He was elected to the College Football Hall of Fame in 1971. In 1905, Torrey helped the University of Pennsylvania claim an undefeated record, winning 12 and tying 1 game against Lafayette College, 6-6. During an October 7, 1905 game between Swarthmore College and Penn, played at Franklin Field, Swarthmore"s Tiny Maxwell had his nose broken, his eyes swollen, and nearly shut, and his face dripped with blood.
Maxwell reportedly continue to play until near the end of the game, when his face was so bloody and swollen that he could no longer see, yet he never complained of the physical beating.
1905, 18 players died playing college football and 159 were seriously injured. A newspaper photo was taken of face.
The photo then found its way to President Theodore Roosevelt. The photograph of Maxwell"s face shocked and enraged President Roosevelt into threatening to abolish football, if the colleges themselves did not take steps to eliminate the brutality and reduce injuries.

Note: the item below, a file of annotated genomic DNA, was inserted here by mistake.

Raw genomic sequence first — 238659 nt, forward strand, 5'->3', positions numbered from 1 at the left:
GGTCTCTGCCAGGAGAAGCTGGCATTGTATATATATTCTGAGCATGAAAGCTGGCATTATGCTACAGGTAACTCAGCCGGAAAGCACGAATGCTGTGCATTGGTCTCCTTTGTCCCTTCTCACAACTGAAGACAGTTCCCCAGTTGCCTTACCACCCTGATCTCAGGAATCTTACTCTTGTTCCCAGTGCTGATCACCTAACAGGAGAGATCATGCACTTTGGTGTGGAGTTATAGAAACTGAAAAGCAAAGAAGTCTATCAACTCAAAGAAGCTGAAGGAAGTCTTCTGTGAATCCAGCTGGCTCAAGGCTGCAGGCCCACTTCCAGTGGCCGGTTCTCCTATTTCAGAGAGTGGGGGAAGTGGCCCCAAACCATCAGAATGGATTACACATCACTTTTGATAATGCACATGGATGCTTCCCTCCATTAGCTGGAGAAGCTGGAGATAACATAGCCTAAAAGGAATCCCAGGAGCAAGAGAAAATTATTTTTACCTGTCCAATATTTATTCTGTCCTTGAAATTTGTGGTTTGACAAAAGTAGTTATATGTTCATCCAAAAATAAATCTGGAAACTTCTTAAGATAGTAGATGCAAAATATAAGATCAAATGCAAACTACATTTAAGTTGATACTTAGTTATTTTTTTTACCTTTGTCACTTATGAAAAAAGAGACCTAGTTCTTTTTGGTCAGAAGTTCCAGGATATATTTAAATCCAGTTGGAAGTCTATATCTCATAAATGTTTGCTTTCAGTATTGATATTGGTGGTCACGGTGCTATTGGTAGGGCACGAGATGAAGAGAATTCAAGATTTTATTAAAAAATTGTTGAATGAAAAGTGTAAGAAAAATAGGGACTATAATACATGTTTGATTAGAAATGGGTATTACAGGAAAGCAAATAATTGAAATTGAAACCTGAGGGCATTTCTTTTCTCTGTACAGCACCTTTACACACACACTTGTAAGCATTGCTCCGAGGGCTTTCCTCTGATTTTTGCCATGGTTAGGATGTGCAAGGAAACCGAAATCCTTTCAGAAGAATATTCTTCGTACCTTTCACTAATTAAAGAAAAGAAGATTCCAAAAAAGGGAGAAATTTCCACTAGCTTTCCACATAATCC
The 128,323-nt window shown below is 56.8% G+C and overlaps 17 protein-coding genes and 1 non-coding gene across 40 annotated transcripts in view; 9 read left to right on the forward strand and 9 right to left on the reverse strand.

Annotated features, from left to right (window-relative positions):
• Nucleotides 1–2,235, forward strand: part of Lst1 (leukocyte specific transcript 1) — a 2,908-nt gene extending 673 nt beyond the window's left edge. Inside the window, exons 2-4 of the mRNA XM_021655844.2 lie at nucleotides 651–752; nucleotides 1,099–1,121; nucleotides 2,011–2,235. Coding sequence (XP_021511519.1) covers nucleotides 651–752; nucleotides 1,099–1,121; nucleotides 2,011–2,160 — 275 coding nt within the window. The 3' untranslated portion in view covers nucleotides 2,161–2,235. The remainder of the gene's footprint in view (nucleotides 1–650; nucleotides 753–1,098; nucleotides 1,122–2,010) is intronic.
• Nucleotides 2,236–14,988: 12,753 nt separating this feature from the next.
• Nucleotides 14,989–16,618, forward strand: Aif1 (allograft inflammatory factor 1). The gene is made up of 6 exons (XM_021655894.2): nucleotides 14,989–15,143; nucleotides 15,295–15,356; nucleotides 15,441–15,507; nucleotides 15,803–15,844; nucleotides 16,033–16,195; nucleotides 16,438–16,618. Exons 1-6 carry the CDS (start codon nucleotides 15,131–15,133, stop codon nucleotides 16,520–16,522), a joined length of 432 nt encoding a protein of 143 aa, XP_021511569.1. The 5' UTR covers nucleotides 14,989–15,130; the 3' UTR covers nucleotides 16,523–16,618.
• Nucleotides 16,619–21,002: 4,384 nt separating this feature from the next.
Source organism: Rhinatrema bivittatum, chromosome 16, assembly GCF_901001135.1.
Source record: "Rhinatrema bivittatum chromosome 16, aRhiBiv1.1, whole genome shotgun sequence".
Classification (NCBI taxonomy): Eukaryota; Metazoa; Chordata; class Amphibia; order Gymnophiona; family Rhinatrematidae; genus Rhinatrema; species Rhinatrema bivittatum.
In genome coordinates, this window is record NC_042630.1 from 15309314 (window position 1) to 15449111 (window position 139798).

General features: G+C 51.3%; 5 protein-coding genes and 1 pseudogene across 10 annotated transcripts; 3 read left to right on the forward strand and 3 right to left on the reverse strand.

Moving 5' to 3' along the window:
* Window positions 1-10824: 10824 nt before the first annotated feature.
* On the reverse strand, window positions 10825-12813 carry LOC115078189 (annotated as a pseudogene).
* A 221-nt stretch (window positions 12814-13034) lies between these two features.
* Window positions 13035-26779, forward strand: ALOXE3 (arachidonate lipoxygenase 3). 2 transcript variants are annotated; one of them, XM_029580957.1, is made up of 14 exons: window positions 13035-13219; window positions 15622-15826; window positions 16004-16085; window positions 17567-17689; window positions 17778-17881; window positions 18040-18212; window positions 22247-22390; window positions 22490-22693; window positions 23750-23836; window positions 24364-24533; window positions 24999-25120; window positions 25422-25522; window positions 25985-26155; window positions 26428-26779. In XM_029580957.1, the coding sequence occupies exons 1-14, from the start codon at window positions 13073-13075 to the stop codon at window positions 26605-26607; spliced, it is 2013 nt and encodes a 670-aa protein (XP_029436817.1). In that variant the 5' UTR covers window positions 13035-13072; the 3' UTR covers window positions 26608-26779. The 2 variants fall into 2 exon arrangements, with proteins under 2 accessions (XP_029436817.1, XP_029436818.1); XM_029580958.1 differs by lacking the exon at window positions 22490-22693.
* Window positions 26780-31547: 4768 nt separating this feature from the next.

Bob Torrey, was the Penn player opposite of Maxwell that day.
Although Torrey can not be personally blamed for Maxwell"s injuries, it is no secret that Penn offensive line double and triple-teamed Maxwell, feeling that if they stopped "Tiny" they could finish the season unbeaten. While several writers and scholars have made exhaustive searches for the photo of Maxwell’s battered face, none have ever been foundation Though the events surrounding the Roosevelt-Maxwell story supposedly occurred in 1905, the story didn"t appear until it was mentioned in the second edition of Frank G. Menke"s Encyclopedia of Sports published in 1944.
Meanwhile, Maxwell died in 1922.
The 1960s and 1970s update of the Encyclopedia also continued to run the Maxwell-Roosevelt story. The Maxwell Football Club, formed by sportswriters and athletic officials to honor Maxwell, picked up the story and made it more credible.
As a result, it became the official account of 1905 and was enshrined in Jack Falla’s history of the National Collegiate Athletic Association (National Collegiate Athletic Association) and at the College Football Hall of Fame. What is absolutely certain is that on October 9, 1905, Teddy Roosevelt held a meeting of football representatives from Harvard, Yale, and Princeton.
Though he lectured on eliminating and reducing injuries, he never threatened to ban football or mentioned the Maxwell injury.
He also lacked the authority to abolish football. In fact he was actually a fan of the game. The President"s sons were also playing football at the college and secondary levels at the time.